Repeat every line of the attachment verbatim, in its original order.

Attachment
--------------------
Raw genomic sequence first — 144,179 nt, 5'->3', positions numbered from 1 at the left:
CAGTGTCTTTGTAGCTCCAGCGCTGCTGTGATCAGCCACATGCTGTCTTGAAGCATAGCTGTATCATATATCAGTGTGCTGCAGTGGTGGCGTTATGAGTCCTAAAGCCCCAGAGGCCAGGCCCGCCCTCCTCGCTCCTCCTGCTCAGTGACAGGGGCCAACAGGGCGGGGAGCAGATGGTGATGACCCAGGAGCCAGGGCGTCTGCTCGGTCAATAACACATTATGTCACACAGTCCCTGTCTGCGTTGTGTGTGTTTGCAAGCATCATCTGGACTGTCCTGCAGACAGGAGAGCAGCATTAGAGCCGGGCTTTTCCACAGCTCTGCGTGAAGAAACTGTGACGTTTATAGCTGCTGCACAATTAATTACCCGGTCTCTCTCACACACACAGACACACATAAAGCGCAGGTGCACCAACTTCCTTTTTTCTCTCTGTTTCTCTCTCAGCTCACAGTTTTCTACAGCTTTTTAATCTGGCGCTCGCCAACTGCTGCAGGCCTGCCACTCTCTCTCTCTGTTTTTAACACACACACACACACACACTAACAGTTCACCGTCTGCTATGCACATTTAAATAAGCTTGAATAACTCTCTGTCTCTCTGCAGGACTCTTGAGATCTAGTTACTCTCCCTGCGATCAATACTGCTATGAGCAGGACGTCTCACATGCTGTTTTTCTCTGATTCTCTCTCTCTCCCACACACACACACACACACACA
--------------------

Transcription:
Raw genomic sequence first — 144,179 nt, 5'->3', positions numbered from 1 at the left:
CAGTGTCTTTGTAGCTCCAGCGCTGCTGTGATCAGCCACATGCTGTCTTGAAGCATAGCTGTATCATATATCAGTGTGCTGCAGTGGTGGCGTTATGAGTCCTAAAGCCCCAGAGGCCAGGCCCGCCCTCCTCGCTCCTCCTGCTCAGTGACAGGGGCCAACAGGGCGGGGAGCAGATGGTGATGACCCAGGAGCCAGGGCGTCTGCTCGGTCAATAACACATTATGTCACACAGTCCCTGTCTGCGTTGTGTGTGTTTGCAAGCATCATCTGGACTGTCCTGCAGACAGGAGAGCAGCATTAGAGCCGGGCTTTTCCACAGCTCTGCGTGAAGAAACTGTGACGTTTATAGCTGCTGCACAATTAATTACCCGGTCTCTCTCACACACACAGACACACATAAAGCGCAGGTGCACCAACTTCCTTTTTTCTCTCTGTTTCTCTCTCAGCTCACAGTTTTCTACAGCTTTTTAATCTGGCGCTCGCCAACTGCTGCAGGCCTGCCACTCTCTCTCTCTGTTTTTAACACACACACACACACACACTAACAGTTCACCGTCTGCTATGCACATTTAAATAAGCTTGAATAACTCTCTGTCTCTCTGCAGGACTCTTGAGATCTAGTTACTCTCCCTGCGATCAATACTGCTATGAGCAGGACGTCTCACATGCTGTTTTTCTCTGATTCTCTCTCTCTCCCACACACACACACACACACACA